GDPR: The hidden obligation

The GDPR applies to all companies processing the personal data of individuals residing in the EU, regardless of the company’s location, and regardless of whether the processing takes place in the EU or not. 

No surprise then that UK companies will still have to comply with GDPR after 31 December 2020, if they sell products or services in the EU.  However what may come as a surprise is an additional obligation (often referred to the ‘hidden obligation’) contained at Article 27 of the GDPR.

Article 27 GDPR

Article 27 states as follows:

  1. Where Article 3(2) applies (offering ‘goods and service’s or ‘monitoring behaviour’ of EU residents),  the controller or the processor shall designate in writing a representative in the Union.
  2. The obligation laid down in paragraph 1 of this Article shall not apply to:

A.   processing which is occasional, does not include, on a large scale, processing of special categories of data as referred to in Article 9(1) or processing of personal data relating to criminal convictions and offences referred to in Article 10, and is unlikely to result in a risk to the rights and freedoms of natural persons, taking into account the nature, context, scope and purposes of the processing; (This exceptions rarely applies to commercial business) or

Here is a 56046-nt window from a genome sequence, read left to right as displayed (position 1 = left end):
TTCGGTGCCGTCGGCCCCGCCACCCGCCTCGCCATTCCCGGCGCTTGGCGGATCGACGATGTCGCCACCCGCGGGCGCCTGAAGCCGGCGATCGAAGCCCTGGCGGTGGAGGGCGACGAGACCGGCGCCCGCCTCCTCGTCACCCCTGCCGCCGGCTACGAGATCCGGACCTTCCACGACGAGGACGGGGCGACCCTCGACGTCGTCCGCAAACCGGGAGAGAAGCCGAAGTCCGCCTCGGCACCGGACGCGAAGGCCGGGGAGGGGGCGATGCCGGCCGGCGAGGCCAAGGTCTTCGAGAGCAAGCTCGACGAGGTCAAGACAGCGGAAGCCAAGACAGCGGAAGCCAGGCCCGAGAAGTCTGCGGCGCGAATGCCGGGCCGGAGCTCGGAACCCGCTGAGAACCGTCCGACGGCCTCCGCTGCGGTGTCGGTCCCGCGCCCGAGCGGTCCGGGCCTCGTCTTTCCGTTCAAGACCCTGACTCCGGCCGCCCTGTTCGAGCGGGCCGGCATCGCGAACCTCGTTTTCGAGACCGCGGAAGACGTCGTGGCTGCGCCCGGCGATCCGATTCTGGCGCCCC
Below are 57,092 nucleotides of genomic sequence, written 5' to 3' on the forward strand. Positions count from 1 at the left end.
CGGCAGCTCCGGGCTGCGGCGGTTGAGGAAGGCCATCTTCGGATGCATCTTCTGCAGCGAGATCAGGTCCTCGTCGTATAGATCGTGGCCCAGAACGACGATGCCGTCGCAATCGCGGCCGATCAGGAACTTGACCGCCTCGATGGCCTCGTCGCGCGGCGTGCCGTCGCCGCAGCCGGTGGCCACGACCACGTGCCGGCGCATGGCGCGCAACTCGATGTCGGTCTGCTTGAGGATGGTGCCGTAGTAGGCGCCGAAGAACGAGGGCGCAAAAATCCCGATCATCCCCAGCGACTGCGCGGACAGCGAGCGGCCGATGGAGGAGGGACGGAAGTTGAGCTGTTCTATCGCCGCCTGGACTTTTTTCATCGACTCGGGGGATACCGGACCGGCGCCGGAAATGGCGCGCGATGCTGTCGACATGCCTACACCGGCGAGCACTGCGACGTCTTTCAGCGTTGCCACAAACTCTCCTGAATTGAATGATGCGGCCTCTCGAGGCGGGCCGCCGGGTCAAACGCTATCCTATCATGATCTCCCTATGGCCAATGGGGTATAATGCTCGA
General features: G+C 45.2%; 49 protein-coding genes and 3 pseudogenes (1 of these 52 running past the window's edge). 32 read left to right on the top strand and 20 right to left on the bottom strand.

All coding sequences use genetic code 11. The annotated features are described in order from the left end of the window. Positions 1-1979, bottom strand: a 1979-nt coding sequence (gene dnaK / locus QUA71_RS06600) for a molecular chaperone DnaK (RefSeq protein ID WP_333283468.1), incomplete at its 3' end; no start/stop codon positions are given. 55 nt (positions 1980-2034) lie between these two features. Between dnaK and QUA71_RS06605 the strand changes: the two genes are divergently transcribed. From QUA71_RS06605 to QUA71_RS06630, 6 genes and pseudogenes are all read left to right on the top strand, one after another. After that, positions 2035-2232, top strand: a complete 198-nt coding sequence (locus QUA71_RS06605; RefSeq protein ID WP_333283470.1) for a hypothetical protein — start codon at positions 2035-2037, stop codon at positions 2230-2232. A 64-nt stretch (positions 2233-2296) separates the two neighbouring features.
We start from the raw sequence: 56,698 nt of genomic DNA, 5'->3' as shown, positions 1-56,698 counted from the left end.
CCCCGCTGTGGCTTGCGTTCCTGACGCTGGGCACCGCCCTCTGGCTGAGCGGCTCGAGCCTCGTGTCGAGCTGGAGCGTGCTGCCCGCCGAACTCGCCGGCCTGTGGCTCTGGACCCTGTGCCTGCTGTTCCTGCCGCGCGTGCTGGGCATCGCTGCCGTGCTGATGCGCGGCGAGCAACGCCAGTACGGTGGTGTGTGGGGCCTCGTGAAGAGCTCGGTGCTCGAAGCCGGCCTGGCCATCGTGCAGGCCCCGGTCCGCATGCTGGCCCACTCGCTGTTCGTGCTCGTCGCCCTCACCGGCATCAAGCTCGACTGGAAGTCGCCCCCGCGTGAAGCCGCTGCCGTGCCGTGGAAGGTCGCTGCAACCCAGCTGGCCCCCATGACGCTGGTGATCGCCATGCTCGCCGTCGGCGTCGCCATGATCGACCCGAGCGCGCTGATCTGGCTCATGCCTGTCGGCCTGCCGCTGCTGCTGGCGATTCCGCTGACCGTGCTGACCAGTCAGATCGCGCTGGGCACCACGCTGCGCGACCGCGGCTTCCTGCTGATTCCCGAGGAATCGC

B.   a public authority or body.

3.        The representative shall be established in one of the Member States where the data subjects, whose personal data are processed in relation to the offering of goods or services to them, or whose behaviour is monitored, are.

So, does Article 27 apply to your business?

Most likely yes, if you wish to offer ‘goods or services’ to the EU market from 01 January 2021 and you don’t have a presence in the EU (such as warehouse or office).

‘Monitoring behaviour’ could include for example tracking or recording what individuals do on the internet, such as their clicks, website visits, cookies or video views.

What can you do?

One option is to appoint an EU Representative.  The EU Representative would need to be established in one of the EU member states where you have customers of clients. An EU representative has a number of tasks, including:

1.         to communicate with data subjects (customers) and regulators about their clients data protection compliance.

2.         To maintain records of their clients’ processing of personal data (Record of Processing Activity – Article 30 GDPR) , and sharing these records with the relevant supervisory authorities when asked.

What happens if you do not appoint an EU Representative when you should?

If you do not appoint an EU Representative when you should then you could face an administration fine of up to 10 million Euros, or two percent of your annual turnover.

Who can offer this service?

Many organisations are offering this service, including us. SME Comply Ltd have an office on Dublin, and has already started offering this service to clients via a services contract.

Contact us for an informal chat about whether:

–           your company is required to appoint an EU representative; and

–           your company processes the personal data of some individuals who are in the Republic of Ireland. Your Irish customers do not have to make up a large part of your customer base or database. It is simply necessary that the personal data which your company holds includes some information about individuals in the Republic of Ireland.

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